'Is it always your intention to tell the truth?': ABC reporter challenges Trump press secretary after weekend berating

ABC reporter Jonathan Karl pressed White House press secretary Sean Spicer on Monday over his inaccurate claims about the size of inaugural crowds.

During what President Donald Trump's team dubbed the "first official press briefing," Karl confronted Spicer about his Saturday statement that Trump's inauguration was the "largest audience to ever witness an inauguration — period — both in person and around the globe," despite contrary evidence.

"Is it always your intention to tell the truth on that podium, and do you pledge to never to knowingly say something that is not factual?" Karl asked.

Spicer said that his intention was "never to lie" to reporters, and that the administration and journalists could "disagree on the facts."

%shareLinks-quote="There are times we believe something to be true or we get something from an agency or we act in haste because the information available wasn't complete, but our desire to communicate with the American people and make sure you have the most complete story at the time, so we do it." type="quote" author="sean spicer" authordesc="White house press secretary " isquoteoftheday="false"%

He added: "I'm going to come out here and tell you the facts as I know them, and if I make a mistake, I'll do my best to correct it."

The crowd size at Friday's inauguration became the source of debate after Trump asserted on Saturday that more than a million people attended the inauguration.

There are no official government estimates of the crowd size, but independent estimates put the crowd at closer to 250,000 attendees, while photographic evidence comparing Trump's inauguration to past inaugurations and metro ridership statistics suggested that the number was far lower than the White House claimed.

Spicer also attempted to point out media errors, noting Time reporter Zeke Miller's inaccurate Friday report that the Marin Luther King Jr. bust in the Oval Office was removed, a brief report that Miller quickly corrected and apologized.

"You're in the same boat. There are times when you tweet something out or you write a story and you publish a correction. That doesn't mean that you were intentionally trying to deceived the American people, does it?" Spicer said. "And I think that we should be afforded the same opportunity."

Spicer claimed that the information he was provided on Saturday was given to him by the inaugural committee that "came from an outside agency," and highlighted the millions of television and streaming viewers.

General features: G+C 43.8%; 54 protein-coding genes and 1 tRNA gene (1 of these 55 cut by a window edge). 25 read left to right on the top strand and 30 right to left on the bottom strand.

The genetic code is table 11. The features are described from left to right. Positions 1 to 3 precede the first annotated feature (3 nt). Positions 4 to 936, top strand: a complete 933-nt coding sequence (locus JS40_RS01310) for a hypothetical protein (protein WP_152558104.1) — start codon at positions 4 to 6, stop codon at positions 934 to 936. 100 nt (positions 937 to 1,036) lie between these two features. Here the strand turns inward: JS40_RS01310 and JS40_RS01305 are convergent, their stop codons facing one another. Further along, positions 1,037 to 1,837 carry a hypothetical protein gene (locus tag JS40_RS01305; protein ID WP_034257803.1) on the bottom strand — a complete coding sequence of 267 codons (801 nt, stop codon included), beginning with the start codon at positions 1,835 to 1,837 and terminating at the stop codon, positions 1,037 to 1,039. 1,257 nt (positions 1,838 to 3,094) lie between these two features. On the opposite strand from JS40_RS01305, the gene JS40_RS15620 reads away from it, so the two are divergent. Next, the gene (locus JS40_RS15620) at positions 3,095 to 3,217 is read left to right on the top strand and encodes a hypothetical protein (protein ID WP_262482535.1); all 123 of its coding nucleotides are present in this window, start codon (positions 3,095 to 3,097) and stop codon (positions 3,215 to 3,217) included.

The press secretary asserted that he never claimed that the inauguration had the largest in-person audience, saying he always meant the total audience of viewers for the inauguration.

"I didn't say in person, both in-person and around the globe to witness it," Spicer said. "I don't know how I could interpret that differently. That's literally what I said. To witness it both in person and around the globe.

Later in the press conference, Spicer said that it was "not about the crowd size," citing commentary and punditry suggesting that Trump could not win key states in the 2016 election.

"There is this constant theme to undercut the enormous support that he has. And I think it is unbelievable frustrating when you're told it's not big enough, it's not good enough, you can't win," Spicer said.

Spicer's comments on Saturday raised concern from a number of former White House officials.

Former President Barack Obama's second press secretary Jay Carney took to Twitter to voice his displeasure with Spicer's insistence on the crowd size.

During an appearance on CBS on Monday, former George W. Bush press secretary Ari Fleisher urged Spicer to correct his error.

"It concerns me, it's one thing to take on the press — that's a time-honored tradition in Washington, D.C," Fleisher said.

"The part about how people showed up in the audience at the inauguration, who cares, it's not worth fighting over."

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